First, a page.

By Charles Taylor
By Chris Klimek
By Chris Klimek
By Amy Nicholson
By Amy Nicholson
By Stephanie Zacharek
By Alan Scherstuhl
By Stephanie Zacharek
The true-life incident of the Cottingley fairies is so full of possibilities, so thought-provoking and hilarious at once, that it's amazing it's never been the subject of a film before. Now, making up for lost time, the story has suddenly appeared (on its 80th anniversary) as the basis for two different movies. Photographing Fairies, with Ben Kingsley, opened in England about a month ago; in the U.S., however, director Charles Sturridge's Fairytale -- A True Story has beaten it into the theaters.
Sturridge has fashioned a charming, sometimes inspiring confection, one lushly photographed and driven by yet another first-rate score by Zbigniew Preisner (the man behind the music in The Double Life of Veronique and The Secret Garden). Taken in the abstract, he has done a lovely job. But given the marketing and (more important) the title, it's hard to overlook just how fraudulent the project is.
A little historical background is essential: In 1917, two cousins, ten-year-old Frances Griffiths and 16-year-old Elsie Wright, presented to Wright's parents two photographs they'd taken that showed them in the company of fairies and gnomes in a nearby glen. The Wrights were skeptical, but two years later, Mrs. Wright gave prints of the photos to Edward L. Gardner of the then-popular Theosophical Society. Through Gardner, the story reached Sir Arthur Conan Doyle, who had become obsessed with spiritualism after the death of his son. Conan Doyle encouraged Gardner to give new cameras to the girls, in the hope that they could prove themselves by coming up with new fairy portraits.
The cousins produced three new pictures: All five were enthusiastically accepted as genuine by Conan Doyle, who wrote about them in Strand magazine. His account used false names, but the girls' true identities were quickly discovered. As claims and counterclaims about the pictures' authenticity flew, they became the center of one of the greatest science-versus-superstition controversies of the early 20th century.
In broad outline, Sturridge's version of the story is reasonably accurate. He compresses the time frame somewhat and makes Elsie (Florence Hoath) three years younger than she actually was. And in order to suggest that Frances (Elizabeth Earl) needed to believe in the fairies because of the disappearance of her father (Mel Gibson, in a two-second appearance), he had to change the chronology of certain events. He gives roughly equal time to Conan Doyle (Peter O'Toole), the true believer, and Harry Houdini (Harvey Keitel), the open-minded skeptic, although the latter's actual involvement was tangential.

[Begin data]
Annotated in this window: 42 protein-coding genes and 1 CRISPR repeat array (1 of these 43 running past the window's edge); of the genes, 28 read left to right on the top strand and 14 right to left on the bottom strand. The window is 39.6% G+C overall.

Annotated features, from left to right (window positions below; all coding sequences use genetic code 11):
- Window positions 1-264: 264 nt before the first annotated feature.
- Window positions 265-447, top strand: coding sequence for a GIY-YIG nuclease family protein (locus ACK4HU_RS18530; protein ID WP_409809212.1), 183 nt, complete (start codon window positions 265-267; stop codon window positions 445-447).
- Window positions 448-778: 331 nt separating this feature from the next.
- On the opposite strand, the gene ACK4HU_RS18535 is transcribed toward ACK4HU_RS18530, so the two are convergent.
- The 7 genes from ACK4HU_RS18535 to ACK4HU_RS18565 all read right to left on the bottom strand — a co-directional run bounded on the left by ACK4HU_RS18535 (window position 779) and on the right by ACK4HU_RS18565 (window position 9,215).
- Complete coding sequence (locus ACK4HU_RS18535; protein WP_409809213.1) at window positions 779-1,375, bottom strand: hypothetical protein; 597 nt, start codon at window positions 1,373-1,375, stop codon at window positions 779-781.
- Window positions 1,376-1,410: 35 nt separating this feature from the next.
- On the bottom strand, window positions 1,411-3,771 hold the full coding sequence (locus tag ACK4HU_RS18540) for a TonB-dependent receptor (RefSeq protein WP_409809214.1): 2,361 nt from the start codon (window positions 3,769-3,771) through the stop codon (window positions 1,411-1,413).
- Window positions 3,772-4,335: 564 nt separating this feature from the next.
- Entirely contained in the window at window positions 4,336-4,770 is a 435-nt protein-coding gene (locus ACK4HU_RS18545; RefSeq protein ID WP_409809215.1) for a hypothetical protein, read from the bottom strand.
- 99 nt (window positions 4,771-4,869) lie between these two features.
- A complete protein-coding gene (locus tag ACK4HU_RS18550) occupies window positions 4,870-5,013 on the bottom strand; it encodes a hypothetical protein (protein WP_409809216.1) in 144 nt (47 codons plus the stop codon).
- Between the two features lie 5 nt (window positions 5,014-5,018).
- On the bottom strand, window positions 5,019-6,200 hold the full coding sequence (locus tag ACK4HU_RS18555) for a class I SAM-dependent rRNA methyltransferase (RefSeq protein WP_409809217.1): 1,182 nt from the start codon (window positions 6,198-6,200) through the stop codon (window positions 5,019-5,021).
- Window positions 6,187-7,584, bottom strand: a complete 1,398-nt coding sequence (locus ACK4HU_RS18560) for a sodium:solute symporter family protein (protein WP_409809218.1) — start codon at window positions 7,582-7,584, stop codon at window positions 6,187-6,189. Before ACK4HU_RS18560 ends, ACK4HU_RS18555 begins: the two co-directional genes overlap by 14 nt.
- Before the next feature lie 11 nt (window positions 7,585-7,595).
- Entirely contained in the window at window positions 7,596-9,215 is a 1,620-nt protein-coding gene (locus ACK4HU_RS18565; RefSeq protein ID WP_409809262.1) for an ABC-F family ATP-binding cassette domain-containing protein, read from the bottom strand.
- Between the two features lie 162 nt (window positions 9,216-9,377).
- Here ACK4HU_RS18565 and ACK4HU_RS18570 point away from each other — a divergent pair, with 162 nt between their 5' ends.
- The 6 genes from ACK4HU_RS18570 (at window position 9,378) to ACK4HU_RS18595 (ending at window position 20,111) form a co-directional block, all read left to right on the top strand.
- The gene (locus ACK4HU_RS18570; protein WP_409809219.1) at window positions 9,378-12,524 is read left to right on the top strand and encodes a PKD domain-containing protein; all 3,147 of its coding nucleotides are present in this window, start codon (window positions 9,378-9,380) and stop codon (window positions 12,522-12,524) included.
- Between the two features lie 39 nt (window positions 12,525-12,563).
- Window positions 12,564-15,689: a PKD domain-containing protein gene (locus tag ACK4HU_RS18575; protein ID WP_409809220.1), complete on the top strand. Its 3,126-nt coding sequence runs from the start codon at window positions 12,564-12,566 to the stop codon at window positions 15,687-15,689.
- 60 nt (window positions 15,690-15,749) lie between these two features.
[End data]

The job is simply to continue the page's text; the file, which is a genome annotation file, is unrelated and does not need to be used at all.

But the central artistic choice here raises both aesthetic and ethical questions. To wit, the film insists unambiguously that the fairies were real -- despite the fact that the photos were patently fraudulent from the get-go and that, some 60 years after the event, Frances and Elsie, both old ladies, finally admitted that they had faked at least four of the five. (In his book Flim-Flam!, written before these admissions, the Amazing Randi presented an almost entirely accurate analysis of how the first four photographs were made. He also gave a plausible interpretation and reasonable proof about how the fifth photo came to be -- an interpretation that would explain why the cousins omitted it from their confession.)
I have no desire to piss on Santa Claus or to declaw the bogeyman; fairy tales and scary tales are just dandy in my book, for both children and adults. But on some level, flights of fancy have to be acknowledged as such. Otherwise, they can encourage life decisions based on astrology, tea leaves, false prophets and dubious deities. Human need and gullibility cannot be underestimated, as the true Cottingley events made clear; Conan Doyle was not the only person of intelligence and education to will himself into accepting these absurdly crude fakes as the real thing.
But Sturridge's presentation of the fairies' existence is absolute: There is no strong subjective point of view or flashback structure to suggest that we're seeing someone's internal reconstruction of the events, and the audience is treated to scenes of the fairies cavorting about even when the girls aren't around.
There are only three skeptical voices in the entire film: Mr. Wright, who eventually becomes a believer; John Ferret (Tim McInnerny), a sniveling, intrusive reporter, whose cynicism is also eventually vanquished; and Houdini, the most interesting of the characters, who remains open and friendly without ever embracing "the truth" that is so apparent to everyone else.
If this were a wholly made-up story, such an approach would be fine. But historical events deserve more respect. And adding the gratuitous subtitle A True Story only exacerbates the problem.
Still, even if we ignore the issues of historical responsibility, Sturridge's film, however appealing, is a case study in missed opportunities. The actual happenings raise a bundle of fascinating issues: the conflict between the scientific age and generations of magical beliefs, the relative merits of comforting lies and dispiriting truths, the rise of irrational beliefs in the wake of a traumatic war and the problems of "evidence" in basic matters of faith. Not to mention the unreliability of photographs as proof and the nature of "proof" in general, the extraordinary power of willful self-deception and the horrors of celebrity in the exploding world of mass media.
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